By Ansley Owens, Contributing Writer and Intern for the NACTT Academy (Nashville, TN)
A heated dispute between a judge and foreclosure attorney ended with the 70-year-old attorney handcuffed, charged with two felonies, and incarcerated overnight.
On November 14, 2014, Palm Beach Circuit Senior Judge Howard Harrison found attorney Stuart Golant in contempt and issued a $500 fine. The transcript from the hearing in GMAC Mortgage, LLC v. Philip Joseph Maszak, et. al., reveals Golant and other attorneys accusing Judge Harrison of denying a motion “as a sanction” against their firm.
When Golant refused to stop yelling in opposition, Judge Harrison ordered bailiffs to remove Golant from the courtroom and a tussle ensued.
The arrest affidavit alleged that Golant violated the law “by grabbing [the officer’s] collar and throat . . . causing [him] to defend [himself].” Golant was charged with resisting arrest with violence and battery on a law enforcement officer.
A video of this altercation shows the events alleged in the affidavit. Golant’s wife and law partner, Margery, is heard in the background pleading with the officers to stop as Golant had a heart condition.
Judge Harrison entered an Order and Judgment finding Golant guilty of Contempt of Court and assessing him a $500 fine on January 7, 2015. Golant filed a Notice of Appeal on January 31, 2015 with Judge Harrison’s order attached.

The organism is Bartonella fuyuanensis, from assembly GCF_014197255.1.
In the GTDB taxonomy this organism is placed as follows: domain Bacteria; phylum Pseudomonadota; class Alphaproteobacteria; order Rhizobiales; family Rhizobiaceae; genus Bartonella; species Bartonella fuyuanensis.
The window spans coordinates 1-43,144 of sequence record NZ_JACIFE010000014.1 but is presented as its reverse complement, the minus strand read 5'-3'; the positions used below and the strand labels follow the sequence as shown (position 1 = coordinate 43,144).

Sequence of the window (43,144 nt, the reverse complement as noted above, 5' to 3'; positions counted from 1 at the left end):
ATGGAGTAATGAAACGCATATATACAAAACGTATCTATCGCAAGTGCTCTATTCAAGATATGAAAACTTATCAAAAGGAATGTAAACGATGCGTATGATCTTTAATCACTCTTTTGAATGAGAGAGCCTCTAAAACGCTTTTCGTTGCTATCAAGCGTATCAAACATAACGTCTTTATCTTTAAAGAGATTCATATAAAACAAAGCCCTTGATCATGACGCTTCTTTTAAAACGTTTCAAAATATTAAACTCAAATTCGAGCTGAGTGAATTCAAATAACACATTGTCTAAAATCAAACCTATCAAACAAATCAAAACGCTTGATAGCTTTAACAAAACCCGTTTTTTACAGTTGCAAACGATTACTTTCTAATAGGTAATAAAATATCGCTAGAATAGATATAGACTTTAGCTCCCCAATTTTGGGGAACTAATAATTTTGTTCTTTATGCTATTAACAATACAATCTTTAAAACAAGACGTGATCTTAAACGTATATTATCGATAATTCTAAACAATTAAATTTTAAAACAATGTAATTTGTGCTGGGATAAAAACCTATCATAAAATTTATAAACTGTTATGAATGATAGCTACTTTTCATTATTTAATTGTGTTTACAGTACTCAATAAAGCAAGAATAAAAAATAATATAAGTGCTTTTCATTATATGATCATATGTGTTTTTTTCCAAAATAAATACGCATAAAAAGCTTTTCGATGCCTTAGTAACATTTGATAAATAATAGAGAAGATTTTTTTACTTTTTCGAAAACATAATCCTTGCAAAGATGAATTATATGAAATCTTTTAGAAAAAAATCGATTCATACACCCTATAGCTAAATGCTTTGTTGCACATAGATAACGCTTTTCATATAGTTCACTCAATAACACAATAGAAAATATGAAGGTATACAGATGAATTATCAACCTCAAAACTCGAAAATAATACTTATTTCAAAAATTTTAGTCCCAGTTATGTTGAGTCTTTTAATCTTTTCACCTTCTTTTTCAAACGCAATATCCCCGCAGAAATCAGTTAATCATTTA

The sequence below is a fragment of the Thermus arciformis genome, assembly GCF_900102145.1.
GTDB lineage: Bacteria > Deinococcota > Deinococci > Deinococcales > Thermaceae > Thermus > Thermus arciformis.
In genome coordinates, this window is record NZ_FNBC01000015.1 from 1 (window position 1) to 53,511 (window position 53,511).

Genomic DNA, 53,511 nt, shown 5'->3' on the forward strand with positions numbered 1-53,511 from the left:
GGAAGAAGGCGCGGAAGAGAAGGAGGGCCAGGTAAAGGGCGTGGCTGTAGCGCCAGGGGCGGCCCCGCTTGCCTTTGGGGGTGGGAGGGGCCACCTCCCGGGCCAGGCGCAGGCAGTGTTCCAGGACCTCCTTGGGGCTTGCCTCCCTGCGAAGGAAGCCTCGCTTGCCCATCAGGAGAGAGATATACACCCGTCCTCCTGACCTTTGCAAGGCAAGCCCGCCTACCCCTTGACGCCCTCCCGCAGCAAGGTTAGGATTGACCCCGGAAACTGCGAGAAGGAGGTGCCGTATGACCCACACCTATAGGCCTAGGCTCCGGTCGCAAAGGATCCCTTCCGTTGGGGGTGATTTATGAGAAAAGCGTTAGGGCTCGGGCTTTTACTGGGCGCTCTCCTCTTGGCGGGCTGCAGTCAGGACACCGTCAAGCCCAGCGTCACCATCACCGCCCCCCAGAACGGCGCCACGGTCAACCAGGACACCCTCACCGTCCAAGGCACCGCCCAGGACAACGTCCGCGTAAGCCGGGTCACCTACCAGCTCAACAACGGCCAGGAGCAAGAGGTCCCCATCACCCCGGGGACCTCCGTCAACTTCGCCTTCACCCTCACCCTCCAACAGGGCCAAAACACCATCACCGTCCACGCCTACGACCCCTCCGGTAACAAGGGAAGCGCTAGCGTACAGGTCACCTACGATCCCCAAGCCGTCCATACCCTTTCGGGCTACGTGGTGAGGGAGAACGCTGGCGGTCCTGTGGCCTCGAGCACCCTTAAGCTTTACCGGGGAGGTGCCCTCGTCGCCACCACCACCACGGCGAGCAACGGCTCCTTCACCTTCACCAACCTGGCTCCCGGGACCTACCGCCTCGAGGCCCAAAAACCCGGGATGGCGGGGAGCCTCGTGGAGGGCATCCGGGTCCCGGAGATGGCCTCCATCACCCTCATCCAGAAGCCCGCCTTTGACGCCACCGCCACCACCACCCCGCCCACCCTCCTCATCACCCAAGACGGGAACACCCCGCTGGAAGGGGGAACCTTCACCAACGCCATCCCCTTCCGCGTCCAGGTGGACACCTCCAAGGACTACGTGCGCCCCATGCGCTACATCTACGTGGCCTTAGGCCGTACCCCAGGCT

According to the Clerk and Comptroller of Palm Beach County, the state attorney’s office dropped the charges against Golant on January 8, 2015.
Despite the charges being dropped, the incident had after shock effects. In an unrelated case, married clients of Golant & Golant, P.A., filed a writ of prohibition to disqualify Judge Harrison from their foreclosure case. Clients Richard and Meryl Cannon cited their fear of bias was due to Golant’s previous confrontation with Judge Harrison.
The petition was denied June 10, 2015 in an unsigned opinion. Judge Martha Warner dissented concluding that the “motion was technically sufficient,” and “the facts alleged were sufficient to require disqualification.”
Ansley F. Owens is a contributing writer and intern with the National Association of Chapter Thirteen Trustees Academy in Nashville, Tennessee. Ms. Owens graduated from Middle Tennessee State University with a Bachelor of Science in Public Relations, and expects her Juris Doctor from Belmont University College of Law in May 2016.
While at Belmont University College of Law she serves as a Student Bar Association Senator and the Vice President of the Family Law Society. She is trained in the Harvard Negotiation Model and participates as a member of other law-related student associations. Outside the classroom she interned with MTR Family Law in Nashville, Tennessee, and was a judicial clerk for Judge Lynda Jones in General Sessions Court, Division IX in Nashville, Tennessee.